The Secret of Functional Programming in JavaScript

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I just finished an amazing book by Luis Atencio named Functional Programming in JavaScript. It is published by Manning and you can purchase it from Manning.

If you have been reading my blog you will see that I have been trying to push myself further into the functional paradigm. I have been classically trained as an object oriented programmer, much like most of the programming world. The idea of functional programming initially just seemed weird and something that people talked about, but never really implemented. Although I was drawn to the compactness of code and ease in which someone can reason about what is happening.

I purchased this book as a MEAP (Manning Early Access Program). MEAP means I received the eBooks as they were written, but I have found it is difficult to finish technical books in a digital format. I still prefer the physical book. The book has been out since the summer, but I have just now finished it. I highly recommend it to anyone wanting to learn more about functional programming.

The book starts off with the common cases for why use functional programming. It is similar to all the other articles on this subject. I would not count that has a detraction as Luis makes a good case for why functional programming.

Next, the book really becomes great in the next part, Get Functional. It takes a simple problem and shows the difference between building an imperative version and a functional version. This part finishes with one of the best descriptions of a monad I have ever read. Monads are one of those things that there are a lot of poor explanations of out on the Internet. I may one day add to that pile. There is a wonderful Douglas Crockford quote about monads.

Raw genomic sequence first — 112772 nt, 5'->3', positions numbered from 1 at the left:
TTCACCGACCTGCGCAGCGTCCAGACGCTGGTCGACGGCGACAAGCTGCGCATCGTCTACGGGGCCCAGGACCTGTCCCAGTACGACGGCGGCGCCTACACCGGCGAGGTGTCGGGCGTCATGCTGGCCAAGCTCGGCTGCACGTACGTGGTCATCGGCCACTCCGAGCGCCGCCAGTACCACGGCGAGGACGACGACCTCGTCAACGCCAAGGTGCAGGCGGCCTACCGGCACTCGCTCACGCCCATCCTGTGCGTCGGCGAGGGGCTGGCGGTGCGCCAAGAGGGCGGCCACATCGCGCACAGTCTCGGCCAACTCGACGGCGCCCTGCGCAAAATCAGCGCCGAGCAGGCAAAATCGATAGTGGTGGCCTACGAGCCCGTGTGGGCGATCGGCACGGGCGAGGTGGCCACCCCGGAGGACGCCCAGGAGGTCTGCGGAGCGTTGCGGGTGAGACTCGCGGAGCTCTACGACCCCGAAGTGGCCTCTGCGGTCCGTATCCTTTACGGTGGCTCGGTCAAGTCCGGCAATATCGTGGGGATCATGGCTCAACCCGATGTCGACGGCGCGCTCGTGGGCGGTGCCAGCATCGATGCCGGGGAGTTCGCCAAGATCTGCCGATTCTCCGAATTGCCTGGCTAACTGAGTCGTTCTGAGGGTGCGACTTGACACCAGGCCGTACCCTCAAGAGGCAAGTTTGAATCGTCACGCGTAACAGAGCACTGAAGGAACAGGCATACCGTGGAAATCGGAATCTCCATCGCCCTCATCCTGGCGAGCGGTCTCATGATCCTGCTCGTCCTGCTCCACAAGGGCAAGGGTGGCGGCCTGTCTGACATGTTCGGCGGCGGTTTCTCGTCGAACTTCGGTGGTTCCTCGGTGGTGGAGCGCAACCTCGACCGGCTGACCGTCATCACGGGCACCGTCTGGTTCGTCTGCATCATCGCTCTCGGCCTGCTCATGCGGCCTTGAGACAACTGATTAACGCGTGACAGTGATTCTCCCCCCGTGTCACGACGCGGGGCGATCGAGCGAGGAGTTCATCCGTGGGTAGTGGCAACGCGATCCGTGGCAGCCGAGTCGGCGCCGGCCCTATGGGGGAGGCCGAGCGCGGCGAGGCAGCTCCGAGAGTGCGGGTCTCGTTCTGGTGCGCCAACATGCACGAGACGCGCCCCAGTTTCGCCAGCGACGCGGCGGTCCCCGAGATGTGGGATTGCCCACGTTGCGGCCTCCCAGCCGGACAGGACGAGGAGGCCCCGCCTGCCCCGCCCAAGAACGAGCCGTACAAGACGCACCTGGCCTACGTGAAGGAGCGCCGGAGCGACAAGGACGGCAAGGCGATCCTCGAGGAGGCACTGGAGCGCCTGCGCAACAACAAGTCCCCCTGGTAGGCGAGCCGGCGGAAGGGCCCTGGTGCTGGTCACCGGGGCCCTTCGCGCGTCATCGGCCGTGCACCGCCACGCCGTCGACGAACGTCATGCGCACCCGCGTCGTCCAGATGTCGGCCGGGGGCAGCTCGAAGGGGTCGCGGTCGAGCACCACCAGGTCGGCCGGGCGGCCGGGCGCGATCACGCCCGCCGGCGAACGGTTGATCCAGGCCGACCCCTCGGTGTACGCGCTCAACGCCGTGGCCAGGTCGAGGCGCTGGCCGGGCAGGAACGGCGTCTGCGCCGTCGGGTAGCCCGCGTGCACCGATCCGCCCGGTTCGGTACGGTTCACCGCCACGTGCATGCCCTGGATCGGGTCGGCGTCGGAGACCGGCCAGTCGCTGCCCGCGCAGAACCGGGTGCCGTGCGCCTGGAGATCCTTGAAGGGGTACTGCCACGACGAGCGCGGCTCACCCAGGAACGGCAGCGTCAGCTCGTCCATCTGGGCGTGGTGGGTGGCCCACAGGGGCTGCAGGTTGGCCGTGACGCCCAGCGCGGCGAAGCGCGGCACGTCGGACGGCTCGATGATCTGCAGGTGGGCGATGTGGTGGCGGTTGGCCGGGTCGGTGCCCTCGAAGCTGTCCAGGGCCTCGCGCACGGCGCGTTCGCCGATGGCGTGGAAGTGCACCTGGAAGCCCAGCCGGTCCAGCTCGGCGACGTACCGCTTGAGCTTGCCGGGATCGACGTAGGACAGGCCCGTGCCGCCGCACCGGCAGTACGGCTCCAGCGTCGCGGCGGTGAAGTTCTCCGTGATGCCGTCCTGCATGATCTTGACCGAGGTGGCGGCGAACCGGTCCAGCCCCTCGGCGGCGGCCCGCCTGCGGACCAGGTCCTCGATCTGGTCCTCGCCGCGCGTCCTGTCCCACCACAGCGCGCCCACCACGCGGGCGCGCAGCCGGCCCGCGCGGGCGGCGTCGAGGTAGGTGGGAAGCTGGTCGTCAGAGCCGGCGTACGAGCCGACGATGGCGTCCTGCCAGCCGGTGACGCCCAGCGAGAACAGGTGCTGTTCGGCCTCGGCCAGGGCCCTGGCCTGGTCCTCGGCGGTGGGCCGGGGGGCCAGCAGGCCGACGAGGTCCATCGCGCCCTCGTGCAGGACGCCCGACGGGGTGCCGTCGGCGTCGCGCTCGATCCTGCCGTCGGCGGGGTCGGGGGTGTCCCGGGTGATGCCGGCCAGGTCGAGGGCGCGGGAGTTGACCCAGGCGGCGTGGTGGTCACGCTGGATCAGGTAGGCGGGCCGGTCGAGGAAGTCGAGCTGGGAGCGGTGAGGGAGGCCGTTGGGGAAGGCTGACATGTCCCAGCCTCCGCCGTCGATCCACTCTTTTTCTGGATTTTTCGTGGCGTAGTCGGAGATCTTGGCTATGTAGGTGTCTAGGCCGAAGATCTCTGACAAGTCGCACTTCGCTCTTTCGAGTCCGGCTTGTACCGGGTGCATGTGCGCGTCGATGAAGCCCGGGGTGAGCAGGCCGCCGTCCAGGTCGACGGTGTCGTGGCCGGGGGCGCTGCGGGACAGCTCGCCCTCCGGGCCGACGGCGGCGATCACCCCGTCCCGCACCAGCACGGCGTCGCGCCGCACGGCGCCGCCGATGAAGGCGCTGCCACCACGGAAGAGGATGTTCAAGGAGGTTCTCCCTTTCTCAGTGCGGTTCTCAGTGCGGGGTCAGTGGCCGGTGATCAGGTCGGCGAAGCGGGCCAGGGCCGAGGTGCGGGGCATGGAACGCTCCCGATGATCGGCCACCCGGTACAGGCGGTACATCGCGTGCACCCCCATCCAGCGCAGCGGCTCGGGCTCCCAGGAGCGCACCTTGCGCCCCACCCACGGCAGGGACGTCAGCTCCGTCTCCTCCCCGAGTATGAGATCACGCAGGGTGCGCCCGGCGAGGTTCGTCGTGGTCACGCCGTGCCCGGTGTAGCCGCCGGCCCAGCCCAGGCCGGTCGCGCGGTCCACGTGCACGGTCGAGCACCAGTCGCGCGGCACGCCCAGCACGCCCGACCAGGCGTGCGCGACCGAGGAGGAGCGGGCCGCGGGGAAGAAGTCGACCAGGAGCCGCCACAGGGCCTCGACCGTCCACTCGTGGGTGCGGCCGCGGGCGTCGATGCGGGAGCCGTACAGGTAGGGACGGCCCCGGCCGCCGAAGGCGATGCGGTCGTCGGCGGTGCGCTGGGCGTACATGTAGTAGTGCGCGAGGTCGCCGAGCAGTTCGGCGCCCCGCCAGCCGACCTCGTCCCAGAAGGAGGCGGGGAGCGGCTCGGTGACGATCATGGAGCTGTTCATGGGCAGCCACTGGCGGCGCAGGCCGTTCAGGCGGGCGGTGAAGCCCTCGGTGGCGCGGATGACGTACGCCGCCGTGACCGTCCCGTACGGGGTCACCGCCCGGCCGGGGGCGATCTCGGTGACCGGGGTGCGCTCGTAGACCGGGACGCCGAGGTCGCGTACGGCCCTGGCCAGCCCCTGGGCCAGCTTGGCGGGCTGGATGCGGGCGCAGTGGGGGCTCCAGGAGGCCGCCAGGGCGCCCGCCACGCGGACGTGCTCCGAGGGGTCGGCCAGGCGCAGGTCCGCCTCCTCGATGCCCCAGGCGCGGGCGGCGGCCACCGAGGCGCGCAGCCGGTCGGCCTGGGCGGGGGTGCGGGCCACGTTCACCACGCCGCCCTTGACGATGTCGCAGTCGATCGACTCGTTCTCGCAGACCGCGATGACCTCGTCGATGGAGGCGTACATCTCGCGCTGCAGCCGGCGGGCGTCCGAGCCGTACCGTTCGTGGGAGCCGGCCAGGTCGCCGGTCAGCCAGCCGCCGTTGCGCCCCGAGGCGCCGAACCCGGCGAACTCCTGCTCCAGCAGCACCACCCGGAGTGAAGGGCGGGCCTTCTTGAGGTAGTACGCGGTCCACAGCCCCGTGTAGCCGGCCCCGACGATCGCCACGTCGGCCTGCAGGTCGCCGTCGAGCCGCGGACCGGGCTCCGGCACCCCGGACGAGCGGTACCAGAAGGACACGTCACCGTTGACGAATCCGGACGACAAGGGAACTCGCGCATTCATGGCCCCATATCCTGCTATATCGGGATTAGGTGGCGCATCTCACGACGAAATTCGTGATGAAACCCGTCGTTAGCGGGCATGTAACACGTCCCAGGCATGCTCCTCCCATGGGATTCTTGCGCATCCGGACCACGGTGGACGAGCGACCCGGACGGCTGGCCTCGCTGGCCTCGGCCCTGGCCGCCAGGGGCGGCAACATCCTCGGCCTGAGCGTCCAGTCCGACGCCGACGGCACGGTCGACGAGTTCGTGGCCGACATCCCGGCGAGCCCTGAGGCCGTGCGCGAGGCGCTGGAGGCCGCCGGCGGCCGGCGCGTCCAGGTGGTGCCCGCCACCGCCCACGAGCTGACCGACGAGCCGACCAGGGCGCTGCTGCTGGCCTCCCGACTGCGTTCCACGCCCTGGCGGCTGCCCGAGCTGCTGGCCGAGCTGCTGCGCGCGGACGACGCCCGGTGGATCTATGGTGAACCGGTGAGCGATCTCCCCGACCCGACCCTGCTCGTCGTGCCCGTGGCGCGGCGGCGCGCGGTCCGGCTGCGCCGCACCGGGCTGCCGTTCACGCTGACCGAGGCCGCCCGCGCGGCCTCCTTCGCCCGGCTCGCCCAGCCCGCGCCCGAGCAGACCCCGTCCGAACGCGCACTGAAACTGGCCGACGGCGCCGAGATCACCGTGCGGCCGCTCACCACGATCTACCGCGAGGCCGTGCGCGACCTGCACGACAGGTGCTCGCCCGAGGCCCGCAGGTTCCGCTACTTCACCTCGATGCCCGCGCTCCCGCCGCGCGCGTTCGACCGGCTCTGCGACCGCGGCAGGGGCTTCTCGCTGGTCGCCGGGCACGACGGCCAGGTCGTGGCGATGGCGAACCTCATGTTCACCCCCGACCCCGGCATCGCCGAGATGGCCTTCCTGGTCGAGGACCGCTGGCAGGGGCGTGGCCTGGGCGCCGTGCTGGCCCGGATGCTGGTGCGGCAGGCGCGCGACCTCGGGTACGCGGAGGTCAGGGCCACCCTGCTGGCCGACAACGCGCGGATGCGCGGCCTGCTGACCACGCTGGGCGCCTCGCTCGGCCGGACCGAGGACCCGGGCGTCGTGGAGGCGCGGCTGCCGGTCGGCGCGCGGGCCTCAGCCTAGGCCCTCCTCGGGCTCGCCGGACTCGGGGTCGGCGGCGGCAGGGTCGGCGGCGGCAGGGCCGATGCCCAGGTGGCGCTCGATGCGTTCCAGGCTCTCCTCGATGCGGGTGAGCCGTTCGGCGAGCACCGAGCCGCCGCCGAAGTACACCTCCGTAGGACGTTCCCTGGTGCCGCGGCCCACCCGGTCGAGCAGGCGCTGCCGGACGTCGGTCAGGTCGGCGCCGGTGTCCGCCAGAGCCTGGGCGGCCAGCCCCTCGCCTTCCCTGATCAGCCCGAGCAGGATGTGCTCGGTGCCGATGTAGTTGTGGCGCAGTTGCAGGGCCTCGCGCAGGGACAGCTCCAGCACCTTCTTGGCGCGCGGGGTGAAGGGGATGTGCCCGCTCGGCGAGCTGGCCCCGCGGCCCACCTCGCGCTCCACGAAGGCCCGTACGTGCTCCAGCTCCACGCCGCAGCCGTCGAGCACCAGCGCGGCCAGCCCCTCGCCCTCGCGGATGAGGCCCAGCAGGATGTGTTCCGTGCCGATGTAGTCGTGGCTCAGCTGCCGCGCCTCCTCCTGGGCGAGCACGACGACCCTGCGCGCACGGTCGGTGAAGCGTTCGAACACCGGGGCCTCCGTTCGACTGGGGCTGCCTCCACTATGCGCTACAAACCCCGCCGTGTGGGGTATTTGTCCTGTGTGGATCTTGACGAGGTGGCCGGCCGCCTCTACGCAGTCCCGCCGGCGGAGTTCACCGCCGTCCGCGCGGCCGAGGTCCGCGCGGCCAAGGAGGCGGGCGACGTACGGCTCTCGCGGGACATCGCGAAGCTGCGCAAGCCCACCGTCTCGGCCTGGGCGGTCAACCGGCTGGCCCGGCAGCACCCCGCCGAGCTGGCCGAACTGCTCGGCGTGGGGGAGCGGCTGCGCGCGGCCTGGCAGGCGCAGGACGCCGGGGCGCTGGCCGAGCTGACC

In addition to it being useful, it is also cursed and the curse of the monad is that once you get the epiphany, once you understand – “oh that’s what it is” – you lose the ability to explain it to anybody.
Douglas Crockford

Luis, though, does not fall to this curse and nails both theory and application.

The final part of the book deals with performance and functional reactive programming. The book notes, correctly, that the value of using functional programming is not in any performance gained, but in writing clean easy to understand code. I feel Luis does a good job of wrapping up the core concept of the book and leaving the reader with somewhere to go.

I currently have my next book already purchased and sitting on my desk, Functional Reactive Programming from Manning. This is directly related as it is one of the books recommended in Functional Programming in JavaScript.

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